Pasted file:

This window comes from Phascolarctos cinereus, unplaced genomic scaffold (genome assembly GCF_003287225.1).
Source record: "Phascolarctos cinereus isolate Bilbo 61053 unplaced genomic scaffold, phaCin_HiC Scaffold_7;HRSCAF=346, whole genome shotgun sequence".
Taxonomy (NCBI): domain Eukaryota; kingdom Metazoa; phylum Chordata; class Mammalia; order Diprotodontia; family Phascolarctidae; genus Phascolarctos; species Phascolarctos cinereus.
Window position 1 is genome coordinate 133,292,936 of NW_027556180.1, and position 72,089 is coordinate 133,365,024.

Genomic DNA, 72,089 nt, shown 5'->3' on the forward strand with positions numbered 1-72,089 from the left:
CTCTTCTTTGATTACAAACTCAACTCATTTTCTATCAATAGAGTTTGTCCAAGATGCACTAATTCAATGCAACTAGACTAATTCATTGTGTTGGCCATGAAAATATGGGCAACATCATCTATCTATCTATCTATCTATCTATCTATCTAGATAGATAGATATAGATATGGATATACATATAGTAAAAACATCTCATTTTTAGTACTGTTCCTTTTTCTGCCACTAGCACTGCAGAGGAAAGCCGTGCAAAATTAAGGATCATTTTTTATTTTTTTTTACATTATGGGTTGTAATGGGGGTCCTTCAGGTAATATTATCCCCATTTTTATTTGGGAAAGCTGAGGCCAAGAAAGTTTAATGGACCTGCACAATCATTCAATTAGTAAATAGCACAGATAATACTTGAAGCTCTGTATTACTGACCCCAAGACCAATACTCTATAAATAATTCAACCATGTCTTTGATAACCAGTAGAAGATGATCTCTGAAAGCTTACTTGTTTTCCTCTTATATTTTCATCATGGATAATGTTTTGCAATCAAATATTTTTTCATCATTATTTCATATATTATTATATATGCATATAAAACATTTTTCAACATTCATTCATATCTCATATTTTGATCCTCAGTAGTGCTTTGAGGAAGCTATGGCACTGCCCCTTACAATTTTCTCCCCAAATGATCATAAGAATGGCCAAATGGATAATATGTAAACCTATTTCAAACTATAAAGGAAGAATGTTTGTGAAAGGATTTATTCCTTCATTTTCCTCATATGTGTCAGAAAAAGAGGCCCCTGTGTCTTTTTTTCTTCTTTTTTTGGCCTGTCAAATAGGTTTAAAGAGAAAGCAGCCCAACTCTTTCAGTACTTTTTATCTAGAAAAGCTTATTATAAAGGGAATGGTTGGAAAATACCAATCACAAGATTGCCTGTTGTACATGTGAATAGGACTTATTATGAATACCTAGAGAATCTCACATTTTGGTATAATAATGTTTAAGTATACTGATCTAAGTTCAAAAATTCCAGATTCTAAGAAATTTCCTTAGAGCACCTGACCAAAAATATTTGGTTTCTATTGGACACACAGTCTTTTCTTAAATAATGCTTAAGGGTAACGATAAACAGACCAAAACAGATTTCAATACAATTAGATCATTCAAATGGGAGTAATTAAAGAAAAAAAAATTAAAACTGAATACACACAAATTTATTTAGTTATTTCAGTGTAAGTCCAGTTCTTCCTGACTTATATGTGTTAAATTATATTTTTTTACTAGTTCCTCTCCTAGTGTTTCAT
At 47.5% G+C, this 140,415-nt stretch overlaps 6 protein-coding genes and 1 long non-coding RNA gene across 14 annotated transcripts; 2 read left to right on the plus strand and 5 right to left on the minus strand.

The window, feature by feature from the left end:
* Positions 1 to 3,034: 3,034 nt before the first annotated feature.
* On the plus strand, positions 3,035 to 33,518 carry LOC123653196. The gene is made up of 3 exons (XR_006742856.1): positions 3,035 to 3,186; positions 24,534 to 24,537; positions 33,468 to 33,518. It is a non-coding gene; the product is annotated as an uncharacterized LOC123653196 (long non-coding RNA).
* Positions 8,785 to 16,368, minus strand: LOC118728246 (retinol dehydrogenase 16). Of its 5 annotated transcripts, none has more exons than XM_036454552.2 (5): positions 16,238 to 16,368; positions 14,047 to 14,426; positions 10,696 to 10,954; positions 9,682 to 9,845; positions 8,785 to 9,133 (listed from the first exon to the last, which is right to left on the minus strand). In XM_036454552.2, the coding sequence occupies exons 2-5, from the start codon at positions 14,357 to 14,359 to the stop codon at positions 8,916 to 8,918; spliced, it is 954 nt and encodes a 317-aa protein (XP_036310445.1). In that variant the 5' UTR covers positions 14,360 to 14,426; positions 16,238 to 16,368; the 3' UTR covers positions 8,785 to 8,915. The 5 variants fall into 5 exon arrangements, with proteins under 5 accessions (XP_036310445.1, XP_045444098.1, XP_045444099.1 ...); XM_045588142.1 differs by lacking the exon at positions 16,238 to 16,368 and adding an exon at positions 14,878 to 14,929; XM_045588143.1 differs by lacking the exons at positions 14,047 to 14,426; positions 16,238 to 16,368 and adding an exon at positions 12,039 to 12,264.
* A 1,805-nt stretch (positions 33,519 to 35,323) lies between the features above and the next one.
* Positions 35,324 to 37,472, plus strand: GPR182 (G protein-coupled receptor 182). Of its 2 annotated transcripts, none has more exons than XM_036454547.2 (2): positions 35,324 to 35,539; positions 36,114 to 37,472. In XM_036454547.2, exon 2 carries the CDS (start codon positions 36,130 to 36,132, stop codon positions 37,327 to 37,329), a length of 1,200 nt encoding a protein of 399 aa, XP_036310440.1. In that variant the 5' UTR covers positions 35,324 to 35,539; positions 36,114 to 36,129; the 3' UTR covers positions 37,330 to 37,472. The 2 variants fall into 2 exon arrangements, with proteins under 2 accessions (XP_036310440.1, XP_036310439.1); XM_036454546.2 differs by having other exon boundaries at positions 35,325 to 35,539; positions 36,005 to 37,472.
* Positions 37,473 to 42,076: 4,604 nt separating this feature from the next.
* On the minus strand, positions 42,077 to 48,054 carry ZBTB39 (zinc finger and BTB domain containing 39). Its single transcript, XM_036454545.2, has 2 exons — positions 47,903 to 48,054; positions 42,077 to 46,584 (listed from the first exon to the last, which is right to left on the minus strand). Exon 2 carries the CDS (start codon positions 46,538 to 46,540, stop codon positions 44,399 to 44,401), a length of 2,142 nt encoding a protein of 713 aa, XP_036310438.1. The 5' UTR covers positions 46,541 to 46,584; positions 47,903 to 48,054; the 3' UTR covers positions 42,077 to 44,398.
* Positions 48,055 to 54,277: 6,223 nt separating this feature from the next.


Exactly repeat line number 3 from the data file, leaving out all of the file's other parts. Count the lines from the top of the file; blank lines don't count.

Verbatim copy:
Taxonomy (NCBI): domain Eukaryota; kingdom Metazoa; phylum Chordata; class Mammalia; order Diprotodontia; family Phascolarctidae; genus Phascolarctos; species Phascolarctos cinereus.